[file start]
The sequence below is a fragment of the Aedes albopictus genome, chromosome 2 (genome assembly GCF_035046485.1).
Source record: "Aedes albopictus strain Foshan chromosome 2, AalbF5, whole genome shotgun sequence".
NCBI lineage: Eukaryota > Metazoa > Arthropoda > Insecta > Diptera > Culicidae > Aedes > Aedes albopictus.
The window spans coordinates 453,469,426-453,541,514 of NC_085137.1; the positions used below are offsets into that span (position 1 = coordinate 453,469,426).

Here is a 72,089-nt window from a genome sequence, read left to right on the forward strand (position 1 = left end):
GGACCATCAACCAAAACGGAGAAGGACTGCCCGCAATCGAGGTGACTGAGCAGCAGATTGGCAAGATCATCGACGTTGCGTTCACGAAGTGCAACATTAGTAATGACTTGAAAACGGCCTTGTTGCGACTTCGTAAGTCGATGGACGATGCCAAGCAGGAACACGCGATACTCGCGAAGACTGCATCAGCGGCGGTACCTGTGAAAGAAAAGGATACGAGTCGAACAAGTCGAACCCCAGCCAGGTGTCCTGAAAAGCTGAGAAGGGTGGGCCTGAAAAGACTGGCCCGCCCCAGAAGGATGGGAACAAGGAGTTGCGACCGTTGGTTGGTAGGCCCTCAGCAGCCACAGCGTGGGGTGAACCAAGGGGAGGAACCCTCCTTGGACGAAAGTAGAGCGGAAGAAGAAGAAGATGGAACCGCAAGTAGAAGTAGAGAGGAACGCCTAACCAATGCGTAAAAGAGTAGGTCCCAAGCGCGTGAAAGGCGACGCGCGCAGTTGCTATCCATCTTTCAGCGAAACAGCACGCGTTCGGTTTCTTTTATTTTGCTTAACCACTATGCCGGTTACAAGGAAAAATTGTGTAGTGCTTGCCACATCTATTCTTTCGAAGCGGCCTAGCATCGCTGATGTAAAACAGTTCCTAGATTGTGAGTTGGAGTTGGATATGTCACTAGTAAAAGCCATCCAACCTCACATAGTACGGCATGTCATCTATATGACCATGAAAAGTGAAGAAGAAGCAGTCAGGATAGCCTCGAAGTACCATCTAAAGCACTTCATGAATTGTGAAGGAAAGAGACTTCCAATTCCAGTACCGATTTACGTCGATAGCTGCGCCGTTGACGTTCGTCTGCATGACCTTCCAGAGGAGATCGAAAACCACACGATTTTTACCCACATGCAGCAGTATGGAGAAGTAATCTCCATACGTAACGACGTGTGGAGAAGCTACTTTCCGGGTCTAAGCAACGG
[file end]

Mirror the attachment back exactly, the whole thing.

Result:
The sequence below is a fragment of the Aedes albopictus genome, chromosome 2 (genome assembly GCF_035046485.1).
Source record: "Aedes albopictus strain Foshan chromosome 2, AalbF5, whole genome shotgun sequence".
NCBI lineage: Eukaryota > Metazoa > Arthropoda > Insecta > Diptera > Culicidae > Aedes > Aedes albopictus.
The window spans coordinates 453,469,426-453,541,514 of NC_085137.1; the positions used below are offsets into that span (position 1 = coordinate 453,469,426).

Here is a 72,089-nt window from a genome sequence, read left to right on the forward strand (position 1 = left end):
GGACCATCAACCAAAACGGAGAAGGACTGCCCGCAATCGAGGTGACTGAGCAGCAGATTGGCAAGATCATCGACGTTGCGTTCACGAAGTGCAACATTAGTAATGACTTGAAAACGGCCTTGTTGCGACTTCGTAAGTCGATGGACGATGCCAAGCAGGAACACGCGATACTCGCGAAGACTGCATCAGCGGCGGTACCTGTGAAAGAAAAGGATACGAGTCGAACAAGTCGAACCCCAGCCAGGTGTCCTGAAAAGCTGAGAAGGGTGGGCCTGAAAAGACTGGCCCGCCCCAGAAGGATGGGAACAAGGAGTTGCGACCGTTGGTTGGTAGGCCCTCAGCAGCCACAGCGTGGGGTGAACCAAGGGGAGGAACCCTCCTTGGACGAAAGTAGAGCGGAAGAAGAAGAAGATGGAACCGCAAGTAGAAGTAGAGAGGAACGCCTAACCAATGCGTAAAAGAGTAGGTCCCAAGCGCGTGAAAGGCGACGCGCGCAGTTGCTATCCATCTTTCAGCGAAACAGCACGCGTTCGGTTTCTTTTATTTTGCTTAACCACTATGCCGGTTACAAGGAAAAATTGTGTAGTGCTTGCCACATCTATTCTTTCGAAGCGGCCTAGCATCGCTGATGTAAAACAGTTCCTAGATTGTGAGTTGGAGTTGGATATGTCACTAGTAAAAGCCATCCAACCTCACATAGTACGGCATGTCATCTATATGACCATGAAAAGTGAAGAAGAAGCAGTCAGGATAGCCTCGAAGTACCATCTAAAGCACTTCATGAATTGTGAAGGAAAGAGACTTCCAATTCCAGTACCGATTTACGTCGATAGCTGCGCCGTTGACGTTCGTCTGCATGACCTTCCAGAGGAGATCGAAAACCACACGATTTTTACCCACATGCAGCAGTATGGAGAAGTAATCTCCATACGTAACGACGTGTGGAGAAGCTACTTTCCGGGTCTAAGCAACGG